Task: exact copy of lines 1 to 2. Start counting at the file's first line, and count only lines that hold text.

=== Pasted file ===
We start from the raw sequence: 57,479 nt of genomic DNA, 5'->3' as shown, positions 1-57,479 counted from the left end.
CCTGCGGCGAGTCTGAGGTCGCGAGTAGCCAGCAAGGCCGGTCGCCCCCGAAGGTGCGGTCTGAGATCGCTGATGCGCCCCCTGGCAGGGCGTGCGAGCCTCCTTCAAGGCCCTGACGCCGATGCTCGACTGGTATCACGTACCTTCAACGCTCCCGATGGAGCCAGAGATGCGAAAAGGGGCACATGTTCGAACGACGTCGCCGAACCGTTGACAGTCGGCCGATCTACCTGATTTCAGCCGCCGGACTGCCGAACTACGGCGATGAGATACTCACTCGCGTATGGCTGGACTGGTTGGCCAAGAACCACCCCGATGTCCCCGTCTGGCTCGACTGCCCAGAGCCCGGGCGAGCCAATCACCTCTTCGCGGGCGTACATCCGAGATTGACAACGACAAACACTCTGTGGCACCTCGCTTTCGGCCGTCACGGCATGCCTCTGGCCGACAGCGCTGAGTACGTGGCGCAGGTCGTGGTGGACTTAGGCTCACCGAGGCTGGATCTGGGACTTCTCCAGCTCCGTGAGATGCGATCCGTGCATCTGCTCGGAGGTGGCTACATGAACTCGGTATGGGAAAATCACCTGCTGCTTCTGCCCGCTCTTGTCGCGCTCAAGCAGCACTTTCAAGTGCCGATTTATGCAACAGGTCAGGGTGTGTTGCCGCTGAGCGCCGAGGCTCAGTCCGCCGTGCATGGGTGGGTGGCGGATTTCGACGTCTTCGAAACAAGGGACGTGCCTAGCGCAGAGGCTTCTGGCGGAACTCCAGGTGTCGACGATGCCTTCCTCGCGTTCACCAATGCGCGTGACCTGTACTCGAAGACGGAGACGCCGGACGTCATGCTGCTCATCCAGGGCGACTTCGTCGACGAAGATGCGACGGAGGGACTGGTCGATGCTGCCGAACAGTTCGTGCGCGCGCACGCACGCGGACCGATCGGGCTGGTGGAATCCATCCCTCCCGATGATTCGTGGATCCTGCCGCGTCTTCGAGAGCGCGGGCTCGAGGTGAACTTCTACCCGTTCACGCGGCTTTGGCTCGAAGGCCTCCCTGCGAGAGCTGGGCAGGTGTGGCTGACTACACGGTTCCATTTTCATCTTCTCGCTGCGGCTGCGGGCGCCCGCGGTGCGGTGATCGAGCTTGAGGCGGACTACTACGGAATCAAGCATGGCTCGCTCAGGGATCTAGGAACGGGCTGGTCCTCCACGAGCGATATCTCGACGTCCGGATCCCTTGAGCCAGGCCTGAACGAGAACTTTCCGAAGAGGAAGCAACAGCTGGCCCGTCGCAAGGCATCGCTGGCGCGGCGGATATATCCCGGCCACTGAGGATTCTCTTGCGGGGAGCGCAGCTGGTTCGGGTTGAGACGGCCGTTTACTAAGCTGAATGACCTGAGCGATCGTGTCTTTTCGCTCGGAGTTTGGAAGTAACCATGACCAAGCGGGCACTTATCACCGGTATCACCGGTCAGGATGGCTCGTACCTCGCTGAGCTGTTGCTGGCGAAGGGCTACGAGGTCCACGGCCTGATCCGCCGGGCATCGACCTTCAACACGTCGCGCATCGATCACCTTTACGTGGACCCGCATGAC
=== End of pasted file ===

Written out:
We start from the raw sequence: 57,479 nt of genomic DNA, 5'->3' as shown, positions 1-57,479 counted from the left end.
CCTGCGGCGAGTCTGAGGTCGCGAGTAGCCAGCAAGGCCGGTCGCCCCCGAAGGTGCGGTCTGAGATCGCTGATGCGCCCCCTGGCAGGGCGTGCGAGCCTCCTTCAAGGCCCTGACGCCGATGCTCGACTGGTATCACGTACCTTCAACGCTCCCGATGGAGCCAGAGATGCGAAAAGGGGCACATGTTCGAACGACGTCGCCGAACCGTTGACAGTCGGCCGATCTACCTGATTTCAGCCGCCGGACTGCCGAACTACGGCGATGAGATACTCACTCGCGTATGGCTGGACTGGTTGGCCAAGAACCACCCCGATGTCCCCGTCTGGCTCGACTGCCCAGAGCCCGGGCGAGCCAATCACCTCTTCGCGGGCGTACATCCGAGATTGACAACGACAAACACTCTGTGGCACCTCGCTTTCGGCCGTCACGGCATGCCTCTGGCCGACAGCGCTGAGTACGTGGCGCAGGTCGTGGTGGACTTAGGCTCACCGAGGCTGGATCTGGGACTTCTCCAGCTCCGTGAGATGCGATCCGTGCATCTGCTCGGAGGTGGCTACATGAACTCGGTATGGGAAAATCACCTGCTGCTTCTGCCCGCTCTTGTCGCGCTCAAGCAGCACTTTCAAGTGCCGATTTATGCAACAGGTCAGGGTGTGTTGCCGCTGAGCGCCGAGGCTCAGTCCGCCGTGCATGGGTGGGTGGCGGATTTCGACGTCTTCGAAACAAGGGACGTGCCTAGCGCAGAGGCTTCTGGCGGAACTCCAGGTGTCGACGATGCCTTCCTCGCGTTCACCAATGCGCGTGACCTGTACTCGAAGACGGAGACGCCGGACGTCATGCTGCTCATCCAGGGCGACTTCGTCGACGAAGATGCGACGGAGGGACTGGTCGATGCTGCCGAACAGTTCGTGCGCGCGCACGCACGCGGACCGATCGGGCTGGTGGAATCCATCCCTCCCGATGATTCGTGGATCCTGCCGCGTCTTCGAGAGCGCGGGCTCGAGGTGAACTTCTACCCGTTCACGCGGCTTTGGCTCGAAGGCCTCCCTGCGAGAGCTGGGCAGGTGTGGCTGACTACACGGTTCCATTTTCATCTTCTCGCTGCGGCTGCGGGCGCCCGCGGTGCGGTGATCGAGCTTGAGGCGGACTACTACGGAATCAAGCATGGCTCGCTCAGGGATCTAGGAACGGGCTGGTCCTCCACGAGCGATATCTCGACGTCCGGATCCCTTGAGCCAGGCCTGAACGAGAACTTTCCGAAGAGGAAGCAACAGCTGGCCCGTCGCAAGGCATCGCTGGCGCGGCGGATATATCCCGGCCACTGAGGATTCTCTTGCGGGGAGCGCAGCTGGTTCGGGTTGAGACGGCCGTTTACTAAGCTGAATGACCTGAGCGATCGTGTCTTTTCGCTCGGAGTTTGGAAGTAACCATGACCAAGCGGGCACTTATCACCGGTATCACCGGTCAGGATGGCTCGTACCTCGCTGAGCTGTTGCTGGCGAAGGGCTACGAGGTCCACGGCCTGATCCGCCGGGCATCGACCTTCAACACGTCGCGCATCGATCACCTTTACGTGGACCCGCATGAC